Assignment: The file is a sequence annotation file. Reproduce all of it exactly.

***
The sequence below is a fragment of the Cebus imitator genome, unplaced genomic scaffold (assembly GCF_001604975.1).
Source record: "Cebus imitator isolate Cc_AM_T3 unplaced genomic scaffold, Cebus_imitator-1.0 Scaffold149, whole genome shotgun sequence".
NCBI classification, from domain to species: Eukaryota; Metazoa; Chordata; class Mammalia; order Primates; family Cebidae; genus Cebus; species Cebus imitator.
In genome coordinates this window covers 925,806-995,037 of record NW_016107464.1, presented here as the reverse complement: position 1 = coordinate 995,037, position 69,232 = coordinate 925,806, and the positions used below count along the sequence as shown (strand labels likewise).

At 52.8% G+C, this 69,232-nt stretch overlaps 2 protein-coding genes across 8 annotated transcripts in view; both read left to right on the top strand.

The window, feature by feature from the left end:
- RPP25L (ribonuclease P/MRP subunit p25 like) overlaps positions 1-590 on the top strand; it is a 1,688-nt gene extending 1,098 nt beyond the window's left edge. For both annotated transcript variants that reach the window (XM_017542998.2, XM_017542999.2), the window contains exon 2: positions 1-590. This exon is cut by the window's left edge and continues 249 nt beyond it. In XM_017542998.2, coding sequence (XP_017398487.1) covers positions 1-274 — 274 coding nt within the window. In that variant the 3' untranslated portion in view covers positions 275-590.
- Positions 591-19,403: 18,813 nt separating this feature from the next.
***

The sequence below is a fragment of the Cebus imitator genome, unplaced genomic scaffold (assembly GCF_001604975.1).
Source record: "Cebus imitator isolate Cc_AM_T3 unplaced genomic scaffold, Cebus_imitator-1.0 Scaffold149, whole genome shotgun sequence".
NCBI classification, from domain to species: Eukaryota; Metazoa; Chordata; class Mammalia; order Primates; family Cebidae; genus Cebus; species Cebus imitator.
In genome coordinates this window covers 925,806-995,037 of record NW_016107464.1, presented here as the reverse complement: position 1 = coordinate 995,037, position 69,232 = coordinate 925,806, and the positions used below count along the sequence as shown (strand labels likewise).

At 52.8% G+C, this 69,232-nt stretch overlaps 2 protein-coding genes across 8 annotated transcripts in view; both read left to right on the top strand.

The window, feature by feature from the left end:
- RPP25L (ribonuclease P/MRP subunit p25 like) overlaps positions 1-590 on the top strand; it is a 1,688-nt gene extending 1,098 nt beyond the window's left edge. For both annotated transcript variants that reach the window (XM_017542998.2, XM_017542999.2), the window contains exon 2: positions 1-590. This exon is cut by the window's left edge and continues 249 nt beyond it. In XM_017542998.2, coding sequence (XP_017398487.1) covers positions 1-274 — 274 coding nt within the window. In that variant the 3' untranslated portion in view covers positions 275-590.
- Positions 591-19,403: 18,813 nt separating this feature from the next.